Italy is paving the way for a global food revolution

Italy is paving the way for a global food revolution

Ask anyone what comes to mind when they think about Italy and you’re likely to get an earful about its beautiful art and architecture, forward-thinking fashion designers and, of course, food. After all, Italy gave the world espresso, pasta, gelato, pizza and many of your favourite pastries, to name but a very few of its culinary contributions. And heaven forbid we forget about the wine!

What might be somewhat lesser known, however, is that Italy is laying the groundwork for a food revolution. Few who aren’t in the know are aware that the country is a leading builder and exporter of food packaging and processing equipment that help companies the world over innovate and make strides in their respective markets. In 2016 alone, Italy produced over $8.5 billion (CAD) worth of packaging machinery and $7.5 billion worth of food processing technology, exporting 80% of the former and 70% of the latter.

What might also be unknown is that the country’s innovation ecosystem is hard at work devising innovative solutions to the world’s growing food woes. In fact, the Italian movement to innovate in food and agriculture is picking up steam and cross-pollinating in various parts of Europe, with startups at its helm.

 

A hotbed of machinery and equipment innovation

You’d be forgiven for thinking of Germany, Japan or Korea anytime the words “machinery and equipment” are mentioned – these countries are home to machinery juggernauts. But Italy has something they don’t.

“Italian machinery and equipment makers are a lot nimbler,” says Matteo Picariello, the Italian Trade Commissioner to Canada. “Italian companies using their products are typically medium-sized, family-owned businesses with very specific needs – they need their equipment to execute precise tasks. To fit with the market, Italian machinery makers have to customize every machine to their clients’ needs. There’s no one size fits all.”

Creating custom-made machines comes with an incomparable advantage: knowledge. Constantly tweaking and remodelling machinery grants Italian equipment manufacturers a deeper understanding of both their products and their market. This knowledge benefits Italy’s food industry as a whole, as food manufacturers in turn use this personalized equipment to craft better products, fill the needs of their own customers and innovate.

“What we’re also seeing is Italian food manufacturers being mostly medium-sized; they’re able to integrate new technology faster and more efficiently than the giants. That allows them to innovate better and quicker, which gives them a leading edge,” Picariello adds.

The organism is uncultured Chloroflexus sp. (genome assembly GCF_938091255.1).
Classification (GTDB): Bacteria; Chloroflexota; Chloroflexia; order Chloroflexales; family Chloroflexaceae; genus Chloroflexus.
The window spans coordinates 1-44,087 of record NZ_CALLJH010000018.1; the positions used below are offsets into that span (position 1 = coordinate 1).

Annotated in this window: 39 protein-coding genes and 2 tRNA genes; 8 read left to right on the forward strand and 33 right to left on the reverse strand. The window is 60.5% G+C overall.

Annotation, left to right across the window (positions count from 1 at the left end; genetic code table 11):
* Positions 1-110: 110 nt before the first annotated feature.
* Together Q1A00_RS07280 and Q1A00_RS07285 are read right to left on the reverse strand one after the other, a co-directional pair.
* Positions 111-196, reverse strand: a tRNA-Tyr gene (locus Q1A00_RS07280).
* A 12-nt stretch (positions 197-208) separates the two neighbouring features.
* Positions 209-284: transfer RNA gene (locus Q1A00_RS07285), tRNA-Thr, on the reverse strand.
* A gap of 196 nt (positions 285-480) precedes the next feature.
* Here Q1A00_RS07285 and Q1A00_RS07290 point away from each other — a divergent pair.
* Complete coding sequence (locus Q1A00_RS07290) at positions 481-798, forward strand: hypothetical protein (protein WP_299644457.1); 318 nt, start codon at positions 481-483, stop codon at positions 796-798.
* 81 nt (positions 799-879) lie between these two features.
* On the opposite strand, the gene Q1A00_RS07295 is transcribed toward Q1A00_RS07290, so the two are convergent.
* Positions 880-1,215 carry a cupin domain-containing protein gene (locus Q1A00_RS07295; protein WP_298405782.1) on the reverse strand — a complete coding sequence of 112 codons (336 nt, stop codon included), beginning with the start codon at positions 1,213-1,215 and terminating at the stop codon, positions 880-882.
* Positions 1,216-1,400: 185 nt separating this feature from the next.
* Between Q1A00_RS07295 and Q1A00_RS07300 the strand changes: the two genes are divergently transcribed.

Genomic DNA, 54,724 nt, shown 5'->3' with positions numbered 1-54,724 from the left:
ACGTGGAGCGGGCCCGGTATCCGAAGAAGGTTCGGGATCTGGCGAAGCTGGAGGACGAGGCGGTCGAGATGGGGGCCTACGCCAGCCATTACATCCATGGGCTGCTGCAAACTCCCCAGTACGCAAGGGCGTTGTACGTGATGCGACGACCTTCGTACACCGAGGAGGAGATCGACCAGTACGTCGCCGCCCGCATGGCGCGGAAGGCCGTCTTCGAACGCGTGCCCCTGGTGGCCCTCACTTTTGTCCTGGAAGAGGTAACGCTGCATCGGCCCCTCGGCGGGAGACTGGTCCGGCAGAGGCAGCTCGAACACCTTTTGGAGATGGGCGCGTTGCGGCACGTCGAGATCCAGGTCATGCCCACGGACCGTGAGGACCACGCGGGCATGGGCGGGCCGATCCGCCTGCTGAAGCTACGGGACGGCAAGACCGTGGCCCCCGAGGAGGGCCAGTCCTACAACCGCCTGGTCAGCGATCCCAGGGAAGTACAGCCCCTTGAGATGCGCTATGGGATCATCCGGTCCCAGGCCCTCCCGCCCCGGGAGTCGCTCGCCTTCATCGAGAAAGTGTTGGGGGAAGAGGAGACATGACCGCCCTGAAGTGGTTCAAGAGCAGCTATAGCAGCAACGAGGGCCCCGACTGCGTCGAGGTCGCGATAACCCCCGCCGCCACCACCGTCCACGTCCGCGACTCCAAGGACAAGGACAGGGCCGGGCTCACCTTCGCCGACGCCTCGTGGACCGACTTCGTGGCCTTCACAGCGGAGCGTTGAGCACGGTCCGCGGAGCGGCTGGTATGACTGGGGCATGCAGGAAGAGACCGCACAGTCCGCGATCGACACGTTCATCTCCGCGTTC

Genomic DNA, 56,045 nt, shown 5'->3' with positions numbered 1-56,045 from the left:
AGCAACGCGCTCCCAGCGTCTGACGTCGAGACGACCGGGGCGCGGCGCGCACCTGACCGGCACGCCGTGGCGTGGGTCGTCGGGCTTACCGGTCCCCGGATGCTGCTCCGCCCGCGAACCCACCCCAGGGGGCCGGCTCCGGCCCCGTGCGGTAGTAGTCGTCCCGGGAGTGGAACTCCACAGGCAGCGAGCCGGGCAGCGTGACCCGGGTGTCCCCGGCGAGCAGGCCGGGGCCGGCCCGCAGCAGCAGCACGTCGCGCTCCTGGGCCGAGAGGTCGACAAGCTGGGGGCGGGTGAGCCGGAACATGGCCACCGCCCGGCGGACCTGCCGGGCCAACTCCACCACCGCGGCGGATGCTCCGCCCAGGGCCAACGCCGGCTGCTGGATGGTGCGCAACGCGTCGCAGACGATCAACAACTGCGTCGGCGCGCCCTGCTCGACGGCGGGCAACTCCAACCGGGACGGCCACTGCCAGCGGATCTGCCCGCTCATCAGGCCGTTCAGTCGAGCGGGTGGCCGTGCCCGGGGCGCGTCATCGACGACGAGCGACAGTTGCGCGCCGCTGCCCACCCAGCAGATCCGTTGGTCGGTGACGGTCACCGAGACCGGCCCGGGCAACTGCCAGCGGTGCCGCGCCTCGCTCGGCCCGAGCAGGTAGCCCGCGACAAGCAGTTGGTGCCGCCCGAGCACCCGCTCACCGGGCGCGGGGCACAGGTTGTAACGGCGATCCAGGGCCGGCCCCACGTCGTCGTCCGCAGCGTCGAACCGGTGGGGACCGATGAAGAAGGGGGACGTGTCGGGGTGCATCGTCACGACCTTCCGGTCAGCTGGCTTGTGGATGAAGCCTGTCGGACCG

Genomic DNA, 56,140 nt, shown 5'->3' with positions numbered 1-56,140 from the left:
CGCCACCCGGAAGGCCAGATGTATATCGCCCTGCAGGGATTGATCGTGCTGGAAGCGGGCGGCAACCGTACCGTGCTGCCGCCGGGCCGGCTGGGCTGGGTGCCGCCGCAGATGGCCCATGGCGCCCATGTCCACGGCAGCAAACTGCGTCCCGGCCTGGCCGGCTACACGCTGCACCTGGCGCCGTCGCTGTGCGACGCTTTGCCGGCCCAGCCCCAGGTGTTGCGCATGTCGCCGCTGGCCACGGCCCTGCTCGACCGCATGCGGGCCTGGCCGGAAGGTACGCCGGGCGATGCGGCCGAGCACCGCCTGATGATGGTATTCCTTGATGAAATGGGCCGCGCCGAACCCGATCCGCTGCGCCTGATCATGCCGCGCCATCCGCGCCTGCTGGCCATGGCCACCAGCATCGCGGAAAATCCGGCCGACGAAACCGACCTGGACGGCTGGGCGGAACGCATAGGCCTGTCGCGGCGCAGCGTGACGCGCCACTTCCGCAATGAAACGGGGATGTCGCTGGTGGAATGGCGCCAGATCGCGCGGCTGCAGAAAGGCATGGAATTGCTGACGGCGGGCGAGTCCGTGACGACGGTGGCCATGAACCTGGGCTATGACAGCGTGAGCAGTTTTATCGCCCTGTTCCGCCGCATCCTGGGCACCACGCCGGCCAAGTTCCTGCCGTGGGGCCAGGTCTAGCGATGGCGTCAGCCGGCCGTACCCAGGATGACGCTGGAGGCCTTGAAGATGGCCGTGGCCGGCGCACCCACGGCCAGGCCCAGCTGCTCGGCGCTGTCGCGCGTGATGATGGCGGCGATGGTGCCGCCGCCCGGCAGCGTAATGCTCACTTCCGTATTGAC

Reimagining the global food system

Innovation in food and agriculture is capturing a lot of attention within Italy’s startup ecosystem, and for good reason.

“Sixty-six percent of the global population will live in cities by 2050,” says Sharon Cittone, Seeds & Chips Chief Content Officer (Seeds & Chips hosts a yearly food innovation summit in Milan, Italy). “By that year, we’ll have close to 10 billion people to feed on this planet. There are issues that need to be considered, and this needs to happen now.”

“Our food system is broken. The idea isn’t to sustain it, but to regenerate it, and that’s precisely what a lot of Italian startups are working on right now,” Cittone adds.

Areas piquing these Italian entrepreneurs’ interest are plenty. Precision agriculture, for one, attracts many consummate innovators. Most of the world’s agriculture being traditional, the sector is ripe for game-changing tech. What if a farmer could use sensors, big data and predictive analytics to know exactly when to plant, water and fertilize crops? Could technology be able to pinpoint sick plants or patches? Could AI automate irrigation?

Other Italian innovators cater to consumers, specifically in the field of personalized nutrition.

“The idea that, with a blood sample or a DNA analysis, a person could get a personalized, targeted diet plan elaborated for them generates a lot of interest,” says Cittone. “This type of nutrition counselling doesn’t address you as part of a group, but as a person with very specific nutritional needs, intolerances or allergies, and I think it’s very compelling for the future.”

Asked to describe Italian entrepreneurs in a few words, there is no hesitation in Cittone’s answer: “They’re forward-thinking activists. Game-changers.”

Just like Rome wasn’t built in a day, reinventing our food system is no short-term project. But Italy’s machinery manufacturers and food innovators sure are on the path towards making this moonshot a reality.

A delegation of Italian food-sector innovators, along with representatives of the Italian Trade Commission and Seed & Chips, will be participating in C2 Montréal 2018. Here are the companies that will be joining the event: